RALEIGH, N.C. (AP) — A pioneering use of drones to fly blood samples across a North Carolina hospital campus launched Tuesday in the latest move to expand their roles in business and health care.
The short trips between WakeMed buildings in Raleigh mark the first time the Federal Aviation Administration has allowed regular commercial flights of drones carrying products, according to UPS and drone company Matternet, which partnered with the hospital on the program.
“This is a turning point, and it’s an historic moment because this is the first FAA-sanctioned use of a (drone) for routine revenue-generating flights,” Bala Ganesh, vice president of UPS’ advanced technology group, said in an interview before the announcement.
The FAA confirmed in a statement Monday that it hadn’t previously allowed drones to make routine commercial package deliveries, known as revenue flights. Others have flown drone deliveries as part of smaller-scale tests or demonstrations.
The WakeMed program will start by flying patients’ medical samples one-third of a mile from a medical park to the main hospital building for lab testing at least six times a day five days a week, Matternet CEO Andreas Raptopoulos said in an interview. Vials of blood or other specimens will be loaded into a secure box and carried to a drone launching pad, where they will be fastened to the aircraft and flown to another building. He said the flights will technically be within sight of operators on either end of the route, and they are authorized to fly above people.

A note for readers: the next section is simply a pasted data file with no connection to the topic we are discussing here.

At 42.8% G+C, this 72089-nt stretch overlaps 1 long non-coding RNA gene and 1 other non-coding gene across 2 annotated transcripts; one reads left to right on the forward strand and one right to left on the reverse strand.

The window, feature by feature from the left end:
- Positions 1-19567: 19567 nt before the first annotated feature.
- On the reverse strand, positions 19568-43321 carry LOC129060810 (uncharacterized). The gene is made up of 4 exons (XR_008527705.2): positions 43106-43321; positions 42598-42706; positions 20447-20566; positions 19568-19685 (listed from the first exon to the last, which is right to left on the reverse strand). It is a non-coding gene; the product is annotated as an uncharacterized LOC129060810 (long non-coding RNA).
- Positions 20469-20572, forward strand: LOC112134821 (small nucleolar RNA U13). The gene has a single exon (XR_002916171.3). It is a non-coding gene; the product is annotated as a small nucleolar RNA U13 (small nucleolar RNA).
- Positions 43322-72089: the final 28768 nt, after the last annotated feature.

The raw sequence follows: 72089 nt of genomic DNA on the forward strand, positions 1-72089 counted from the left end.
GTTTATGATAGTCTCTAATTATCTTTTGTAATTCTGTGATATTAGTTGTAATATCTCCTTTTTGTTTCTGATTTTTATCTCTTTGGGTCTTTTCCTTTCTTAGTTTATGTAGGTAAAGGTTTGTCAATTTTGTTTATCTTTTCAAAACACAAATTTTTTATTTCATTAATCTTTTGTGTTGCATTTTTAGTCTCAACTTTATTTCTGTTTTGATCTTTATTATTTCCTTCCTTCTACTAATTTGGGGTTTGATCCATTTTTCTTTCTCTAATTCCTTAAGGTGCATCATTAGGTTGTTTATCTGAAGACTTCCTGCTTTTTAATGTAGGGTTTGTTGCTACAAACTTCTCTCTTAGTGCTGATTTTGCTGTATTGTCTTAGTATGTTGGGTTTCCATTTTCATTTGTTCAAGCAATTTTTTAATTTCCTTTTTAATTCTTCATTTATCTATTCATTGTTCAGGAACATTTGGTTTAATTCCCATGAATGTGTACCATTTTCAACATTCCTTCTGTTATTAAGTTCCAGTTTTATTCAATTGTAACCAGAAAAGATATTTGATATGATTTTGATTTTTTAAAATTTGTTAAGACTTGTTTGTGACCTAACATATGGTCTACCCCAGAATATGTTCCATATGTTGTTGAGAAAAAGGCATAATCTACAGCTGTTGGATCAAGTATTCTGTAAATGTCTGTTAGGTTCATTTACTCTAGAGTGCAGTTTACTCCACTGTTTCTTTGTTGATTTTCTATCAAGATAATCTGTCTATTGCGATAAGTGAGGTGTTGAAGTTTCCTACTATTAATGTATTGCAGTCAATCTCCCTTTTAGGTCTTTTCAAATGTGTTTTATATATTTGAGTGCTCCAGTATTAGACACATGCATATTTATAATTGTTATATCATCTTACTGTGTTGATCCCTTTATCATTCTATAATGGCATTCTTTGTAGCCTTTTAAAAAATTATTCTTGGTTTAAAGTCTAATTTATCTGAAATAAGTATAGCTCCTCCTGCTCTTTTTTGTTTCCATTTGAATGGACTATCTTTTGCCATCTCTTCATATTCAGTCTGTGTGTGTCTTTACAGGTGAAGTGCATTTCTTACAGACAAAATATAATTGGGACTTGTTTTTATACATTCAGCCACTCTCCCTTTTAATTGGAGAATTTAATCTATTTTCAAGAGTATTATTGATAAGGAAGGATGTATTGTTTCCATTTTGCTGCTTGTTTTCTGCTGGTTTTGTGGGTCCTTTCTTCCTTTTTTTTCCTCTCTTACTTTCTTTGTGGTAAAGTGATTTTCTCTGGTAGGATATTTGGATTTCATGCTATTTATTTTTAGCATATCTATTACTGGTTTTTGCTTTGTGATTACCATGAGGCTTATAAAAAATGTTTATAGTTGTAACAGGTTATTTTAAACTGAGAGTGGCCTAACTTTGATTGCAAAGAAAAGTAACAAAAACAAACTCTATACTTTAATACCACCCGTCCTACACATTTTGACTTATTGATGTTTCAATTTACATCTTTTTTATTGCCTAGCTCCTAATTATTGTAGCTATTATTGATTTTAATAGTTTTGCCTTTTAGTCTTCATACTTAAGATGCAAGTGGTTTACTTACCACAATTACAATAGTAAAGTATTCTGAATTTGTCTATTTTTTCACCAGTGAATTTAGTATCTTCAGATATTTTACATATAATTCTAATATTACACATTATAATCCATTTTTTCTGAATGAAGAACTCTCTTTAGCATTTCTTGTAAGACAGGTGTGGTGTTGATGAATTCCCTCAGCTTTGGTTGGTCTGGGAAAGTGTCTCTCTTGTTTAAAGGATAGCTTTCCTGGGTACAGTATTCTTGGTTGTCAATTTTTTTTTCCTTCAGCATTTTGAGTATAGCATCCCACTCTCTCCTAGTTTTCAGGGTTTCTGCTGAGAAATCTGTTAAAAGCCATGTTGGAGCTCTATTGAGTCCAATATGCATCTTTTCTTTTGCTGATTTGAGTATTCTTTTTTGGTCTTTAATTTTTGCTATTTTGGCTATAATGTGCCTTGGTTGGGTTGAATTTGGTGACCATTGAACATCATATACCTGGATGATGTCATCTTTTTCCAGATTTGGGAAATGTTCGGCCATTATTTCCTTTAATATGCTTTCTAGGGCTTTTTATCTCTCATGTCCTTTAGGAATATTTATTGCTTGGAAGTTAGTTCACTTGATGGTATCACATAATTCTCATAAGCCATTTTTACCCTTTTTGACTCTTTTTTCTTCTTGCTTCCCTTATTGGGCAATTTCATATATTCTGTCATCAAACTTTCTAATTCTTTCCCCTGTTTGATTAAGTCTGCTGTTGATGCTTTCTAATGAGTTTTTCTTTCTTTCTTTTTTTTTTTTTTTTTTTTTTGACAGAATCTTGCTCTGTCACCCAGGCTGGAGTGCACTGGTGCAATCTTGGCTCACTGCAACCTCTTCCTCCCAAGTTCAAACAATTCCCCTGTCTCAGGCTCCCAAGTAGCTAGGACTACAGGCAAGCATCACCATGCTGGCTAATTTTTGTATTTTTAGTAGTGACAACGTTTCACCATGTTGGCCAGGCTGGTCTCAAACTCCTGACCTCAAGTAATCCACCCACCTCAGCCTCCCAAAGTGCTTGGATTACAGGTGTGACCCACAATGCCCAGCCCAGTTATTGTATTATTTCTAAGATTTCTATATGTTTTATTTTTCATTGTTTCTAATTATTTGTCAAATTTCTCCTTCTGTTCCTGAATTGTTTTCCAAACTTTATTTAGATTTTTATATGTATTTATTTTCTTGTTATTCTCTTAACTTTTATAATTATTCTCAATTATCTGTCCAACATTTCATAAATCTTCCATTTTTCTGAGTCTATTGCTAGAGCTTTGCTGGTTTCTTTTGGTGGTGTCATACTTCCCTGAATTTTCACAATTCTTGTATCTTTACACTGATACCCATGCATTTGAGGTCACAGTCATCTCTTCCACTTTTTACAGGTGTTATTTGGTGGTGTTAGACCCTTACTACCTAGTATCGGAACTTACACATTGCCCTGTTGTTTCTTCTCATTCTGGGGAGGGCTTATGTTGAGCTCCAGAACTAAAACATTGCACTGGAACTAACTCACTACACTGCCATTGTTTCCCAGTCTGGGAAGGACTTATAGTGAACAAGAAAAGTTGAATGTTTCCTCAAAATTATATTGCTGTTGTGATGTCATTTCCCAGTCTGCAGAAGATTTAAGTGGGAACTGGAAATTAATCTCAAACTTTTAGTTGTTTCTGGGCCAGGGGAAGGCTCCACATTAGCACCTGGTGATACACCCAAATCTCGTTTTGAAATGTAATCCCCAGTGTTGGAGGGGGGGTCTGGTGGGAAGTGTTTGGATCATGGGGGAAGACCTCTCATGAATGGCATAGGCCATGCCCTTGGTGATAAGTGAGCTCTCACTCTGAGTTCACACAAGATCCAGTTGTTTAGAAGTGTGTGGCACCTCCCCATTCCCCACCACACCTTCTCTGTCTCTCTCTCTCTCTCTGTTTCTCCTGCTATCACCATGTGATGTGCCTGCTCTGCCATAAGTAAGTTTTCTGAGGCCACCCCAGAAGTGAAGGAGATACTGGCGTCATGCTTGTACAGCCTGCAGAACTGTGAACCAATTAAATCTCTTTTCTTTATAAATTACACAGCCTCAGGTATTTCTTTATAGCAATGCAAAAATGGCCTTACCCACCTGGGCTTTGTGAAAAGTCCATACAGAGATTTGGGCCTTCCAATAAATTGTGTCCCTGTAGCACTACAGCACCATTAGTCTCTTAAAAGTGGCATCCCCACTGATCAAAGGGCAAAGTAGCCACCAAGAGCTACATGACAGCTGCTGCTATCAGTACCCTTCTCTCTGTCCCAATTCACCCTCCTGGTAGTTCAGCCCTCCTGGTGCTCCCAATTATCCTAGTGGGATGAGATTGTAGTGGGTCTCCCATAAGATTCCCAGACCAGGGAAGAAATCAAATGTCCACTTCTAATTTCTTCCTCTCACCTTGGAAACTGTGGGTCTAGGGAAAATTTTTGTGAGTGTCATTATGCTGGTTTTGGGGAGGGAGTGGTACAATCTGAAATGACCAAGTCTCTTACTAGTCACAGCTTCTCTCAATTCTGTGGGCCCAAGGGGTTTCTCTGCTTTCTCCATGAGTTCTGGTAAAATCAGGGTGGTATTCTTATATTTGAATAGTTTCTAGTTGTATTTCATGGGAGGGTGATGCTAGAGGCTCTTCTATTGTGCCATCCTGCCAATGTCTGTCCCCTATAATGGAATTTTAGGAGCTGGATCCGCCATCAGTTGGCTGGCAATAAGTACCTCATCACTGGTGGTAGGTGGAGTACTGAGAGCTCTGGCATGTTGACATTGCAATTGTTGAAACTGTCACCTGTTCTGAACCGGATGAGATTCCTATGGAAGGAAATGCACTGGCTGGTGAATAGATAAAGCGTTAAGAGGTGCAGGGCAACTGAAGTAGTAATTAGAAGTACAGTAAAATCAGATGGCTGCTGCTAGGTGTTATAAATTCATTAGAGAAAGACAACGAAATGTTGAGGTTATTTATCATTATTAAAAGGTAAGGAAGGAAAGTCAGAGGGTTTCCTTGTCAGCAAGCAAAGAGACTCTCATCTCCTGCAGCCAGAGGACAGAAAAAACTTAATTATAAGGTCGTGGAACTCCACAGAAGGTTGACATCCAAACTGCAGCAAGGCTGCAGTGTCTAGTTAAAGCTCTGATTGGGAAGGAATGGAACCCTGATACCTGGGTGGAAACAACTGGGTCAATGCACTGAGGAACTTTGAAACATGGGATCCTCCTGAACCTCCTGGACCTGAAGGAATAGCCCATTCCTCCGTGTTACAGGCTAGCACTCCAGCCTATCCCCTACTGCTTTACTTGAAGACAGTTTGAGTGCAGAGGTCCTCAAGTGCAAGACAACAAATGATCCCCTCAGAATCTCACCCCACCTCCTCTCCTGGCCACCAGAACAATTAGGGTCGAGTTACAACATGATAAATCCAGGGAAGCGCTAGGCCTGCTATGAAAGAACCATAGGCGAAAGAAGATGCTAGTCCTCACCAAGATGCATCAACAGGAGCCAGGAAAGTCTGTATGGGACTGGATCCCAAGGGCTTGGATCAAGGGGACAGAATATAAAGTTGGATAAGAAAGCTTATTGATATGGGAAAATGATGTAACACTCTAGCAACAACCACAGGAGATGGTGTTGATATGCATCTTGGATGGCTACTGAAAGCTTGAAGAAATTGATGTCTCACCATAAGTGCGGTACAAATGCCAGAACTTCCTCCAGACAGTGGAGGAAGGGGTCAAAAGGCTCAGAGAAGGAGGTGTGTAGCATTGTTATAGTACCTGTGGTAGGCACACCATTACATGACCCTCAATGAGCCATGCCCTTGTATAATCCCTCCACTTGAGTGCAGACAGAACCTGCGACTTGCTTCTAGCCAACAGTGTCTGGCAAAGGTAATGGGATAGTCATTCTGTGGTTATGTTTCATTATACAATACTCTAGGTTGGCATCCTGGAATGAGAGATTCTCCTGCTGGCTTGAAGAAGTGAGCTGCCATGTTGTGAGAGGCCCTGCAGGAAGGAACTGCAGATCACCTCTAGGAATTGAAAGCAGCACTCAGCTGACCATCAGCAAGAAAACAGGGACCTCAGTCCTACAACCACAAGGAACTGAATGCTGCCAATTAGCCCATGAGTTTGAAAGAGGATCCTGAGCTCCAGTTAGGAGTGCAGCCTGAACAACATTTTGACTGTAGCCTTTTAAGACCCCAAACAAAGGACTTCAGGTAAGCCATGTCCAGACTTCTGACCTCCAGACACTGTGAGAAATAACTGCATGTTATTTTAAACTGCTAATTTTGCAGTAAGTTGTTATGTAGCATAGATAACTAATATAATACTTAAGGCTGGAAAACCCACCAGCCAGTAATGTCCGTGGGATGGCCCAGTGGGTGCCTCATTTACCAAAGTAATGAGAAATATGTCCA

The aim is to cut down on the time it takes to transport the time-sensitive samples typically driven on the ground.
“This is going to bring tremendous benefit to health care,” he said in an interview. “Health care is one of these domains of commercial activity where being fast really matters.”